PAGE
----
Why Are Poor Parents Often Assumed to be Neglectful Parents?

A black and white photo of a young African boy. Although people think of poverty as something that happens in the third world, it's right here too.
In Michigan, there are 1,134,895 families with 2,172,985 children. 44% of those children live in low-income families, according to the National Center for Children in Poverty.

Stop and think about it. A kid without a coat in winter could be neglected by their parents. Or they could be from a poor family who is struggling to keep the lights on and food on the table. Coats aren’t cheap (even second-hand ones can be pricey!). So which is it? And what should you do about it? Should you call CPS and report a child who may be neglected? Should you hope that if the family is just struggling financially they’ll just be able to explain their money concerns to CPS and the agency will say “Oh okay, sorry to have bothered you!”. Surely you know it doesn’t work like that!

Once CPS gets involved, everything gets complicated!

Poverty makes it extremely difficult for parents and caregivers to provide for their kids The inability to meet basic needs, which often gets mistaken for neglect, or bad parenting, often gets reported to CPS by well-meaning members of the community. But CPS workers aren’t the fairy godmothers that many people assume them to be. They don’t just show up, wave their magic wands to keep the heat on a little longer, and point that hungry family in the direction of the nearest food bank. They “investigate”. And as you can imagine, that can lead to allegations of child abuse, invasive investigations, and unnecessary criminal charges. 

CPS isn’t focused on getting poor people what they need to succeed

The idea that CPS workers will simply provide a family with what they need, or help them access the services and benefits available to them without also intervening in their lives in some way, is a myth. In most cases, when CPS workers arrive and discover a family with an empty pantry, or water that’s been turned off, they don’t just help them get what they need. If they recommend services, it’s usually parenting classes, or something similar that overworked single moms and dads can barely make time for. But if you don’t participate in the “services” CPS recommends, they may just decide you’re not a good parent and try to take your kids away…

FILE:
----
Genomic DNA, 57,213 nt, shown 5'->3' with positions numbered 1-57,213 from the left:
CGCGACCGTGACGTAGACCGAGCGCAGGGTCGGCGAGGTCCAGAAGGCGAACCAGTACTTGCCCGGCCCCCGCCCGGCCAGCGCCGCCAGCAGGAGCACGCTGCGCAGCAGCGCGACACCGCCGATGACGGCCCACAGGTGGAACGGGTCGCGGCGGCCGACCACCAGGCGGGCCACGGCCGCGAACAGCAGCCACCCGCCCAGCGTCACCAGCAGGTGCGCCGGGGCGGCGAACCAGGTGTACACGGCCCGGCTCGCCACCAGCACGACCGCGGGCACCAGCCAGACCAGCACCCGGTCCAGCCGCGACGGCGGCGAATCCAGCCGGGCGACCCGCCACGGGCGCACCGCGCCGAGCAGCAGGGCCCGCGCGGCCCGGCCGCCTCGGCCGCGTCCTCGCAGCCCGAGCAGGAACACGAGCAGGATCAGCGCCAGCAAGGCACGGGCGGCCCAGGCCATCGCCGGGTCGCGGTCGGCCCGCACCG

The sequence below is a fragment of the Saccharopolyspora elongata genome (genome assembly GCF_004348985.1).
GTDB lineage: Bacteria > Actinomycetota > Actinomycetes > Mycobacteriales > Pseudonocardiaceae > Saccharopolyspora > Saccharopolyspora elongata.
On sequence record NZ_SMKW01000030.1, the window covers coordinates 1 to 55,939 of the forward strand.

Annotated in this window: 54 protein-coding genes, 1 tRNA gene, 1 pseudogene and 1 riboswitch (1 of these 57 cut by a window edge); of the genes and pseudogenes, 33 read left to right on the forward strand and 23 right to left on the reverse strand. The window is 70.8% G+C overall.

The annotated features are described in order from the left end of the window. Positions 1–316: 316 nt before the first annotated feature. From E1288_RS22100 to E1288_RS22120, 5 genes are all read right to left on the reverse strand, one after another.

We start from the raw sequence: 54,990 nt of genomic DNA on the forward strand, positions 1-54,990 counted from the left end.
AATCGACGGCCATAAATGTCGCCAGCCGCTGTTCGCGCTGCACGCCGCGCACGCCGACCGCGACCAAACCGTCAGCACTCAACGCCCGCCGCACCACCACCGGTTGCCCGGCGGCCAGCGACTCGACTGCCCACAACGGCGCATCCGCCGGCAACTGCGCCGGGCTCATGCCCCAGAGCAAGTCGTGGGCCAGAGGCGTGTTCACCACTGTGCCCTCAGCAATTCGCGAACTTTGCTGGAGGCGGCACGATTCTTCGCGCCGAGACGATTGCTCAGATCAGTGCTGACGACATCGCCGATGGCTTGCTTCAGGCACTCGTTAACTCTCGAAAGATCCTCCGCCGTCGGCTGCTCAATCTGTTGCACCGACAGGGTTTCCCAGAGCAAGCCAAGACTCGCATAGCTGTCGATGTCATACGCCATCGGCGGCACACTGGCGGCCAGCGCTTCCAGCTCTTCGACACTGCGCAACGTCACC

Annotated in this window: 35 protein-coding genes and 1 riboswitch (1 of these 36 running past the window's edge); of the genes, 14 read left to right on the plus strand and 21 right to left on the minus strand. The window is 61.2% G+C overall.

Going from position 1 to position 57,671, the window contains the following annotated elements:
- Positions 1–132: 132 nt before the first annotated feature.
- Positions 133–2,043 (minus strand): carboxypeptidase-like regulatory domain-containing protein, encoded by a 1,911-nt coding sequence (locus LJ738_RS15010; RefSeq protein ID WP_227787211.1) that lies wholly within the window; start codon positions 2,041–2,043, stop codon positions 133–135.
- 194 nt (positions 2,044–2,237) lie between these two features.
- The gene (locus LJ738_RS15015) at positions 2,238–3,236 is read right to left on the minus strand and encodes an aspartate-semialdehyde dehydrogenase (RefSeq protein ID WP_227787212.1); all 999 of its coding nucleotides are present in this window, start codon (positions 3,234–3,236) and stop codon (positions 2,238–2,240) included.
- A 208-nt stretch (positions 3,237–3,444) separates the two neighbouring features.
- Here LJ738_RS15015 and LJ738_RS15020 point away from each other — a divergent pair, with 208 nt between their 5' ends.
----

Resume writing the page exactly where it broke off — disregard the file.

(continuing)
No one should be punished for being poor!

In the end, poor families seem to have more interactions with CPS than families who can afford all of the basics. Essentially, that means poor families end up being punished by the state for being poor, while the middle class and wealthy families are able to avoid all that horror simply by virtue of having money. It’s just one more way that inequality persists in our society when helping people get a leg up actually costs less and has better results. There are a lot of helpful charities doing great work in our communities, but not every family knows about them or knows how to access what’s being offered. 

Defending yourself and your children against CPS requires the help of experts

The notion that children should not be torn from their families simply because they’re poor, may seem obvious. And yet in recent years, many parents have had to fight the state in order to keep their kids, simply because they suffered financial hardship. Poverty makes life so much harder already, and it should have nothing to do with a person’s right to parent. It may seem ridiculous to you and to us, but sometimes the only thing standing between parents and CPS overreach is a fearless CPS defense attorney. So if CPS has arrived on your doorstep, making accusations about your parenting, call us at 866 766 5245. We’re here for you, 24/7.

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